Home-based care solution is a win-win: prof
This edition of who is saying what about public health care features a new roadmap to health care solutions, untenable emergency departments, a leading newspaper’s calls for universal health care and mobile clinics in Nova Scotia.
Whose timing is it? Health care, then long-term care? Or…
“We seem to be just marching into this so-called solution where we’ll institutionalize people in long-term care facilities, and yet, nobody ever stands up and says that’s what they want to do and where they want to go. . .That’s not the best solution and it’s not what people want, and it’s a higher cost solution as well. So in this case, a home-based care solution is a win-win because it’s what people want. And there are lower costs and other countries have done it,” said Don Drummond, Stauffer-Dunning Fellow and professor at the School of Policy Studies at Queen’s University to CTV News, June 15, 2023.
Emergency Departments becoming ‘untenable’
“Through the course of the pandemic, (Emergency Departments) in Canada have been at the epicenter of all challenges facing our health care system. The distress emergency providers feel treating patients in the waiting room day after day is untenable. Many of our most experienced emergency medicine nurses and doctors in Canada have left or are leaving. My vision for the future is that governments and healthcare system leaders at all levels respond in a way that is commensurate with the crisis — that it is, not simply hope for the best,” wrote Catherine Varner MD, deputy editor of the Canadian Medical Association Journal, June 19, 2023
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And if you go to the cottage in Ontario this summer . . .
“Canadians are rightly proud of our nation’s universal health care. But there is nothing universal about health care that is available to some people and unavailable to others, depending on their address,” stated the editorial of the Toronto Star, June 10, 2023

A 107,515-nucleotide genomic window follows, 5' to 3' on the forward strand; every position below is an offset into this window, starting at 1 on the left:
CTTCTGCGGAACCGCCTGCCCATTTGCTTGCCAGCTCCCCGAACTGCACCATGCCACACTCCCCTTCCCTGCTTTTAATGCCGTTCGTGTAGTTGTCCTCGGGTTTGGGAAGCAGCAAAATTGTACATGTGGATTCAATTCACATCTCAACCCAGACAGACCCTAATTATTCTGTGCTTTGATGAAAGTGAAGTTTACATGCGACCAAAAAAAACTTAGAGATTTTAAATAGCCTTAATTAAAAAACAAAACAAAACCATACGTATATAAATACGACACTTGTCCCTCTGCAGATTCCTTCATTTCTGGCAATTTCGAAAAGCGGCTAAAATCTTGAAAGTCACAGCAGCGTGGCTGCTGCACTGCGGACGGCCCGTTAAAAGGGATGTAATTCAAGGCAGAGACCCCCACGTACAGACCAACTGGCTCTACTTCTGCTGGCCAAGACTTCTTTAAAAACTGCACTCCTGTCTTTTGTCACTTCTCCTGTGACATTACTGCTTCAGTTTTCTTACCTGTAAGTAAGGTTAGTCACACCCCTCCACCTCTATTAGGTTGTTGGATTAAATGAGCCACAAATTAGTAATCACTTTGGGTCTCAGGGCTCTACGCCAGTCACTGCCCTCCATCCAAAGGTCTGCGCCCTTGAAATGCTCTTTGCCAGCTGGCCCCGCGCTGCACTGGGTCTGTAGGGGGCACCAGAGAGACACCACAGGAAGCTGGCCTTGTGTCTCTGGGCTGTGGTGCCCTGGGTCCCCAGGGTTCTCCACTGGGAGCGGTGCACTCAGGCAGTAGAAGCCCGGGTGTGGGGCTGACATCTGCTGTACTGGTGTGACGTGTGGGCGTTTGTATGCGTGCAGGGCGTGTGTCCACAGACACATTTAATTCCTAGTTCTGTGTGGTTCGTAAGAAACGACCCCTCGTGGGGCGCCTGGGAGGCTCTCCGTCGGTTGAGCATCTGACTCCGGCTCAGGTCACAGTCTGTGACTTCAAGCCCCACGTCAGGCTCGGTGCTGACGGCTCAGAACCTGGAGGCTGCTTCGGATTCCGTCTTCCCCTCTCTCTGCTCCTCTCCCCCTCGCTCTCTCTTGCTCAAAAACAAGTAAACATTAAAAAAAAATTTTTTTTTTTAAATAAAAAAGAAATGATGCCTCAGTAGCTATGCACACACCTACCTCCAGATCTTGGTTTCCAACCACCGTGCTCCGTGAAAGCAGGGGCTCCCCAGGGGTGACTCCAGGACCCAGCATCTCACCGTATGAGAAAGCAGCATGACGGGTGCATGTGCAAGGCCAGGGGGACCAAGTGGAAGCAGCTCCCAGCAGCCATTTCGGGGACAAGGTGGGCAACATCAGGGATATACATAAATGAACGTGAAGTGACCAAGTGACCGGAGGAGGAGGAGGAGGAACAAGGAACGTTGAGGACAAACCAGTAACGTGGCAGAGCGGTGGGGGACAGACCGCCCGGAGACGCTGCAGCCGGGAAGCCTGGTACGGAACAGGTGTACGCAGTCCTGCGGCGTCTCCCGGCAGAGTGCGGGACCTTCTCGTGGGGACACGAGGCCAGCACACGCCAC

Health Standards Organization takes on mental health
“The new national Mental Health and Addictions Services standard and Suicide Prevention Program standard will significantly improve people-centred, high-quality care and services across Canada. The standards are based on the latest research and best practices in the field. They have been designed to address services across the continuum of care and the unique needs of diverse populations, including youth, Indigenous communities and those with co-occurring disorders,” wrote Kaye Phillips, PhD, Executive Director, Global Programs, Health Standards Organization, in a statement, June 20, 2023
Last year’s big storm prompted mobile health care in Nova Scotia
“We always had this idea of mobile clinics being one of the . . .ways of enhancing access. Reduced access to primary care was really brought to a head by (storm) Fiona in Sydney, for instance, where many primary care practices had been impacted. So we went very quickly there and set it up and offered care. We had our primary care nurse practitioners, public health staff come together with EHS paramedics to provide low acute primary care access. From there, it really started to take place,” said Tara Sampalli, Nova Scotia Health Innovation Hub, to Saltwire, June 16, 2023